In Cantha, however, greater attention is made of the duality of the twin goddesses and the paradox it represents than in other continents; concepts that recur elsewhere in Canthan culture (such as in the history of the celestials that must be faced in the test to become Weh No Su). This duality extends to her being viewed by Canthans as the mistress of fortune and misfortune both. Through her dominion over luck and over artistry such as that displayed in the feast of the celestials, one might assume that Lyssa would take a special interest in the Canthan New Year celebrations, but if so it seems she is content not to steal the spotlight from the celestial visitations.

Elonians, by contrast, speak of truths about Lyssa’s teachings that, in other continents, are mostly acknowledged only by those of her own favoured magical profession... and those that have first-hand experience of their arts. Namely, that she has rulership not only over beauty and illusion, but also directly over the emotions that they can inspire. This has naturally lead to her being viewed as the presiding goddess over courtship and marriage, and thus over the beauty, emotion, and, all too often, illusions of love. She is, however, feared as well as loved, as her changing nature and love of trickery leads some to see her as a bringer of chaos, a force that can destroy as easily as create.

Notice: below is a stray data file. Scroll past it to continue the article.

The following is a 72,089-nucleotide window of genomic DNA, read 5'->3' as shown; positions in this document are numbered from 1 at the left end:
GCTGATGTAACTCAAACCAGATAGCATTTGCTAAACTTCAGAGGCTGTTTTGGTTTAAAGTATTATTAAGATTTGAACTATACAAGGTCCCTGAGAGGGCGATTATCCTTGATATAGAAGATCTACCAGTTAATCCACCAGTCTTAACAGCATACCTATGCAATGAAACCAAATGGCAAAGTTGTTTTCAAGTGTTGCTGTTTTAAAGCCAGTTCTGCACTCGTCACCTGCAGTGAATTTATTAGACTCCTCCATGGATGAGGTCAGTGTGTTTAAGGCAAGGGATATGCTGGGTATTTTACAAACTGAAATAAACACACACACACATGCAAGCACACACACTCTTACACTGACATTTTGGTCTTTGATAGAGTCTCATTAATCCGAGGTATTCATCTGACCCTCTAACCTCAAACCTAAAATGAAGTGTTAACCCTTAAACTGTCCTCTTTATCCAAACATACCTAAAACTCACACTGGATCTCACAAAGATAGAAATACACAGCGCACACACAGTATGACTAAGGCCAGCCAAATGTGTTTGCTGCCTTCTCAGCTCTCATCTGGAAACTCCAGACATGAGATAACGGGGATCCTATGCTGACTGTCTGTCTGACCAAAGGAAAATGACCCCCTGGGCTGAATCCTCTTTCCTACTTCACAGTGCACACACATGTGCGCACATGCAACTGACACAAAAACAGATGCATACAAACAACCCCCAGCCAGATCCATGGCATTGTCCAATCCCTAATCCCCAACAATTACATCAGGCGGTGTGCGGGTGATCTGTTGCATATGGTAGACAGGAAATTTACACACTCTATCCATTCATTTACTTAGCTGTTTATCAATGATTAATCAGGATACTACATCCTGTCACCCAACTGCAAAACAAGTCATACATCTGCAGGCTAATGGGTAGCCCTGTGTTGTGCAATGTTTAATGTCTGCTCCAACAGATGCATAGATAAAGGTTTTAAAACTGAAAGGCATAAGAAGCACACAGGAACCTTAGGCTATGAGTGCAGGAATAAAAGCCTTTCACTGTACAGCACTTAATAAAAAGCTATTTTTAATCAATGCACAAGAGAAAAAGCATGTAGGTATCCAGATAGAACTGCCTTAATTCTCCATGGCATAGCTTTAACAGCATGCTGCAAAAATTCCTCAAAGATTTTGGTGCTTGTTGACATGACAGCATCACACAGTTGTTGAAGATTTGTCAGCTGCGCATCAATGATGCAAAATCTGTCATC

While Lyssa’s footprint has generally been a light one on the known history of the world, she did prove to be the most active of the gods during Abaddon’s rise and fall, subtly but overtly stepping in as the Sunspears made their way into Vabbi to show her followers the threat posed by Varesh and the Margonites and ensure their support of the Sunspears. When the Sunspears reached the ruined Temple of the Six Gods in the final stages of the crusade against Abaddon, it was Lyssa that blessed the heroes that would go on to destroy him. Why it was Lyssa that spoke instead of Dwayna, as the usually accepted leader of the five gods, is unknown – perhaps it was because the other gods felt that it was more meaningful for the message to come from Lyssa as the matron goddess of one of the nations most damaged by Nightfall’s approach, or maybe they simply felt that Lyssa’s talents made her the best placed to raise the spirits of those about to face the fury of a bound god.

Followers and Temples

The adventurers and soldiers most intimately associated with Lyssa are, of course, mesmers. Drawing upon her teachings, these illusionists and enchantresses sew confusion and disruption among their enemies through illusion, emotional manipulation, and turning their magic against them, whether by interfering with their spells as they are cast or simply by draining energy from their victims for their own use.